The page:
In its latest intelligence update, the UK's Ministry of Defense said Russian forces have now fully withdrawn from northern Ukraine to

Belarus and Russia, and would need at least a week "minimum" before they are redeployed to fight elsewhere.

It said the shelling of cities in the east and south continued.

Russian forces have advanced further south from the strategically important city of Izium which remains under their control.

Nobel-winning editor Dmitry Muratov attacked in Russia

Russian Nobel-winning editor Dmitry Muratov was attacked with red paint on a train from Moscow to Samara.

He said his attacker shouted: "Muratov, take this for our boys," in what he believes pointed at criticism of his newspaper's stance on Ukraine.

Novaya Gazeta announced late in March it was suspending operations for the duration of what it referred to in quotation marks as "the special operation'' in Ukraine, the term that Russian authorities insist the media must use for the war.

Muratov had publicly criticized President Vladimir Putin's war against Ukraine.

US bans exports to three Russian airlines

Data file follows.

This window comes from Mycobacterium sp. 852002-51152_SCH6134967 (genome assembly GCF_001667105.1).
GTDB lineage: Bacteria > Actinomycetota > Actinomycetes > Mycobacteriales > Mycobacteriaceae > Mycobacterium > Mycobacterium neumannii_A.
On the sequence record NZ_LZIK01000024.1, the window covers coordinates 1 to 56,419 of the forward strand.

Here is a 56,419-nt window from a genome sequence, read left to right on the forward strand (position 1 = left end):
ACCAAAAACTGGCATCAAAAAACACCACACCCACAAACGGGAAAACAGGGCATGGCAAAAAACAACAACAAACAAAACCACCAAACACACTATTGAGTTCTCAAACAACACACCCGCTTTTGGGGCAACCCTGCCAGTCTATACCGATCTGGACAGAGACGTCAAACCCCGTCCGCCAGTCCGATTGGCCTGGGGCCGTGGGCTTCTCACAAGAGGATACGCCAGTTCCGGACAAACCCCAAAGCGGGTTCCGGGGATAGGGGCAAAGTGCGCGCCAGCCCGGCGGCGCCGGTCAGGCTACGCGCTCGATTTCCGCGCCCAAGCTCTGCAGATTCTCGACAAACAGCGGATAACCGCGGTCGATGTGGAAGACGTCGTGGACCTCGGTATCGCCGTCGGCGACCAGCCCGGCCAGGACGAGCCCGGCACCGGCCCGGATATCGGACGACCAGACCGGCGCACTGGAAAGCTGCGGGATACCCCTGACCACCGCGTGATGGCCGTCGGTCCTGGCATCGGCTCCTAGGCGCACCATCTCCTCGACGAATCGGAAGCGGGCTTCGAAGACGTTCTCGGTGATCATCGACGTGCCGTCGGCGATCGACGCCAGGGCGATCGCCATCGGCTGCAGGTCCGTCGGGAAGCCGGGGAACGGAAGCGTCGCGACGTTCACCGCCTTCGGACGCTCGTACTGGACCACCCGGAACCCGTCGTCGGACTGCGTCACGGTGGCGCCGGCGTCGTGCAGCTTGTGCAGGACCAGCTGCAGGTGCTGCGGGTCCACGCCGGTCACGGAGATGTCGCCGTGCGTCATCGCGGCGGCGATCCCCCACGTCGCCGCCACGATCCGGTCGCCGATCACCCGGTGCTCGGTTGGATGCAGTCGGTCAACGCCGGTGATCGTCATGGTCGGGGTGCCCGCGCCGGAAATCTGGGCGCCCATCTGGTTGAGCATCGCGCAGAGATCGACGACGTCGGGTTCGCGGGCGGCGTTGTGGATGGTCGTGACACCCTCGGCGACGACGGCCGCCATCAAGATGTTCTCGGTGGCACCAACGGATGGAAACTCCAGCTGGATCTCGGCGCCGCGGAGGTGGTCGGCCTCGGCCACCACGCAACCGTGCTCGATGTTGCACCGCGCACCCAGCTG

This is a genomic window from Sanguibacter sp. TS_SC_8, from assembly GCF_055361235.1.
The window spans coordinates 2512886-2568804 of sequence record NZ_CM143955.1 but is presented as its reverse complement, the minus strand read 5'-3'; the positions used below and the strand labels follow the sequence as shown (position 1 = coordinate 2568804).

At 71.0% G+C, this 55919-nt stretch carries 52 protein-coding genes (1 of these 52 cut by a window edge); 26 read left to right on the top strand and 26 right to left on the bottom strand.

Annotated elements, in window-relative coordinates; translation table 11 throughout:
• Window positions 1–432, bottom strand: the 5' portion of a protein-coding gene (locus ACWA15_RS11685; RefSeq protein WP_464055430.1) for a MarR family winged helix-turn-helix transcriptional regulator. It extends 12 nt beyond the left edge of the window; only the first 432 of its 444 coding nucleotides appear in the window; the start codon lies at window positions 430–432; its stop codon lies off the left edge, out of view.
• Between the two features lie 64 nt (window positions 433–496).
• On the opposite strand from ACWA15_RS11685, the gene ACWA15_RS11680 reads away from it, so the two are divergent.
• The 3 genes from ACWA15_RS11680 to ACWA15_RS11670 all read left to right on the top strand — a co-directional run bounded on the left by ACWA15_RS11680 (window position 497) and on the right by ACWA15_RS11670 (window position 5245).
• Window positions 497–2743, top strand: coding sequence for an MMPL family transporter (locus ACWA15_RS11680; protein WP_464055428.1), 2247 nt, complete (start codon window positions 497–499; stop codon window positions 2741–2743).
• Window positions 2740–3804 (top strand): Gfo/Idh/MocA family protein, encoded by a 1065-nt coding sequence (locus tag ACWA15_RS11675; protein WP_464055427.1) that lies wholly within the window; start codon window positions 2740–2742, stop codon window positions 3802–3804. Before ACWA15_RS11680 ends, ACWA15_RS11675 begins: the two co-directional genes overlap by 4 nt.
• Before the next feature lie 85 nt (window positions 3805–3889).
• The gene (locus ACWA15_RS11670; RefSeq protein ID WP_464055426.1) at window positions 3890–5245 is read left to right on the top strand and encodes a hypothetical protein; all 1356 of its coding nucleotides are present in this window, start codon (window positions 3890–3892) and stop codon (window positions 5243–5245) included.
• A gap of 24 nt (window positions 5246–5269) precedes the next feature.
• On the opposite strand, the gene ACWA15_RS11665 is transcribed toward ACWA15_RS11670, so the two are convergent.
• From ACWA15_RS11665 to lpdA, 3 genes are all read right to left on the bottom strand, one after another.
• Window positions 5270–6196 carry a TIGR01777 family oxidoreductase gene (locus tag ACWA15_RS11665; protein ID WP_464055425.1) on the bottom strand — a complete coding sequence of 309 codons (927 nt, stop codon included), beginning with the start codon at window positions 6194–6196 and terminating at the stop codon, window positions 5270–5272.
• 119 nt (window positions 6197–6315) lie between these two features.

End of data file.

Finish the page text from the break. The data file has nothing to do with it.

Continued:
The US Commerce Department said that it had imposed a ban on exports to three Russian airlines for flying in violation of sanctions.

The state-owned airline Aeroflot, as well as the carriers Azur Air and Utair, were banned from receiving American goods for the next 180 days.

"Any companies that flout our export controls, specifically those who do so to the benefit of Vladimir Putin and the detriment of the Ukrainian people, will feel the full force of the department's enforcement," US Commerce Secretary Gina Raimondo said in a statement.

According to the statement, the airlines had operated flights within Russia and to countries such as China, Vietnam, Turkey, India and the United Arab Emirates without seeking US permission as sanctions require.